Caveat emptor: After launching the Flex streaming box back in March for $5 a month (not including subscriptions), Comcast decided to change its tune on paying the device in September. It agreed that it was better than nothing to remove subscriptions from its cord-cutting, internet-only customers. Now it’s selling the package for “free,” just as in wine, it’s not available.
Last month, Comcast started offering a free streaming TV service to its internet-only customers. To get the device called Flex, the issue is that consumers should lease the xFi Gateway modem / router combo of the provider, which costs $13 a month. Those with their own networking systems must give up and use the equipment of Comcast to get the package.
At the time of the announcement, a Comcast spokesperson said that “in the coming weeks,” which is rather ambiguous language, the modem rental provision would be removed. Currently, nothing has improved over a month later. The stipulation of the equipment is outlined on the Flex checkout page, as the Verge reports.
What’s worse is that in the company’s FAQ on Flex service there is no mention of this condition. The only place it is mentioned before attempting to sign up is at the bottom of the sales page in tiny print. Don’t worry about getting your bottle of magnification. That’s what it says here:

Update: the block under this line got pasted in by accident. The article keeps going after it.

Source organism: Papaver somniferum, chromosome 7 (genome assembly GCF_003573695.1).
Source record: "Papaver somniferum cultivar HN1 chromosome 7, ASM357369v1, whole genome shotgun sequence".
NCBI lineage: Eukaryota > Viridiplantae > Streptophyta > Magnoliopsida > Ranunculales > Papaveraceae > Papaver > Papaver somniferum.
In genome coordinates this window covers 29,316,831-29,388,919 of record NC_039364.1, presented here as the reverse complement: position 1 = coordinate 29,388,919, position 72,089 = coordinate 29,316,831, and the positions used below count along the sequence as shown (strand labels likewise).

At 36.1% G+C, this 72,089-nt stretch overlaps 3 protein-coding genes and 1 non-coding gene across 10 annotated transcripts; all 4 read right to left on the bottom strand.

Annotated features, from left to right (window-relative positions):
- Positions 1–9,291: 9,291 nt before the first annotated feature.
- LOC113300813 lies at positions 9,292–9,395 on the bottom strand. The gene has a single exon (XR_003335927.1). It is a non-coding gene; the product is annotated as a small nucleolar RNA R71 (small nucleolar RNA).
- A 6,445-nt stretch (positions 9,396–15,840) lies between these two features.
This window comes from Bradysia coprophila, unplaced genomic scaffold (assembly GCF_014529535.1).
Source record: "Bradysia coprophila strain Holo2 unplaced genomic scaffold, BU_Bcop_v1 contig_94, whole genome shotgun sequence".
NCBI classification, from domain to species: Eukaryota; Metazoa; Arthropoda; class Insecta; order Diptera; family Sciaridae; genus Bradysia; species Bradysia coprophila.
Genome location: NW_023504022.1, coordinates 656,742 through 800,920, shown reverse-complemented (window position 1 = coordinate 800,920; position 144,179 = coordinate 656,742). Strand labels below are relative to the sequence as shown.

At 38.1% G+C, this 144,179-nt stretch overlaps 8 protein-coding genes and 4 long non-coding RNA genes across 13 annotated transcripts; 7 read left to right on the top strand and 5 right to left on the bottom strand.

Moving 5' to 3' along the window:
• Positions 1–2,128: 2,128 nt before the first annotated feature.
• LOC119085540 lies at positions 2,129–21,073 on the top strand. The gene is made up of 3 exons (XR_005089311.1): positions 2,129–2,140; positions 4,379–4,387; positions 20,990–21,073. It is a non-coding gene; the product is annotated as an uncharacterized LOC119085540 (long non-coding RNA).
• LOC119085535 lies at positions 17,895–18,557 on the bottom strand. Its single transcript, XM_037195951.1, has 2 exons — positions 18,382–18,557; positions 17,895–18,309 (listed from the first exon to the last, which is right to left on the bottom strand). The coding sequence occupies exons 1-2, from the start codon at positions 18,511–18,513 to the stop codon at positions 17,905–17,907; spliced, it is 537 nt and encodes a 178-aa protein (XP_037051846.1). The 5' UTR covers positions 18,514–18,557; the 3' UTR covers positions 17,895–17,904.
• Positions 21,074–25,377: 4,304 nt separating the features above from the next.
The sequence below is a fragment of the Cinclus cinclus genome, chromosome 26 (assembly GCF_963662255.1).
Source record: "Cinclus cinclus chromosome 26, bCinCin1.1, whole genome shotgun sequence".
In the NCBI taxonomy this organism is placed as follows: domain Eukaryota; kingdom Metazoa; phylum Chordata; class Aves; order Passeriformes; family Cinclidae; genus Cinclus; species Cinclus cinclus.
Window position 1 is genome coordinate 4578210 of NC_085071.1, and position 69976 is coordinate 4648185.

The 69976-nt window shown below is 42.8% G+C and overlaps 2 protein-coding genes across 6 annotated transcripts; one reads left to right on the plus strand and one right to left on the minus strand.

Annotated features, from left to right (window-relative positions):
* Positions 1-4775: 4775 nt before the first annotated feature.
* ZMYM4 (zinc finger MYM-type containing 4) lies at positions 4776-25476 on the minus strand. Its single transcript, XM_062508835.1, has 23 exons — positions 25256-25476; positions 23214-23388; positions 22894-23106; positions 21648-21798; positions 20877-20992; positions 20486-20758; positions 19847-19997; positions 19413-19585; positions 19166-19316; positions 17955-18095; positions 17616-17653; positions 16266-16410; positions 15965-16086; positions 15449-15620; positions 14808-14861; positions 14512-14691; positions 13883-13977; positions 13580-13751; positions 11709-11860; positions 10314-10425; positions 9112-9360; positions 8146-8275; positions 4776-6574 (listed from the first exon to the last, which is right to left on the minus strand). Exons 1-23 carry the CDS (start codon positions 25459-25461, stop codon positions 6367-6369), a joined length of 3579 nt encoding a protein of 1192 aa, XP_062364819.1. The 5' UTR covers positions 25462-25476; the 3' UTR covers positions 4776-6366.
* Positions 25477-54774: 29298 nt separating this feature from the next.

It really comes as no surprise, of course, because Comcast is well known for charging and routinely rising secret (or secretly disclosed) charges.
Comcast does not do this alone. Technicians and representatives from almost any other vendor will try to convince consumers that equipment supplied by the company (at a cost) is required. Of course, if approached by someone with a small amount of IT experience, they usually go back down.
Most customers, however, believe what is being told and charge the $156 per year in charges for equipment. At this price, in the first year or two, a store-bought modem / router can pay for itself.
Once asked again about the equipment needed, a spokesman would only confirm that “coming imminently” was the opportunity to use a non-Comcast router. Again, deliberately vague language that could mean from now on until never before.
It initially started with a charge of $5 and had very limited options for viewing. So it’s obvious that it didn’t fly. The only option left is, of course, to give it for “free.”
Nonetheless, it’s no wonder Comcast is trying to foist its box on uninformed consumers. Most Smart TVs now have integrated software, like Roku, that make Flex a virtually worthless streaming option.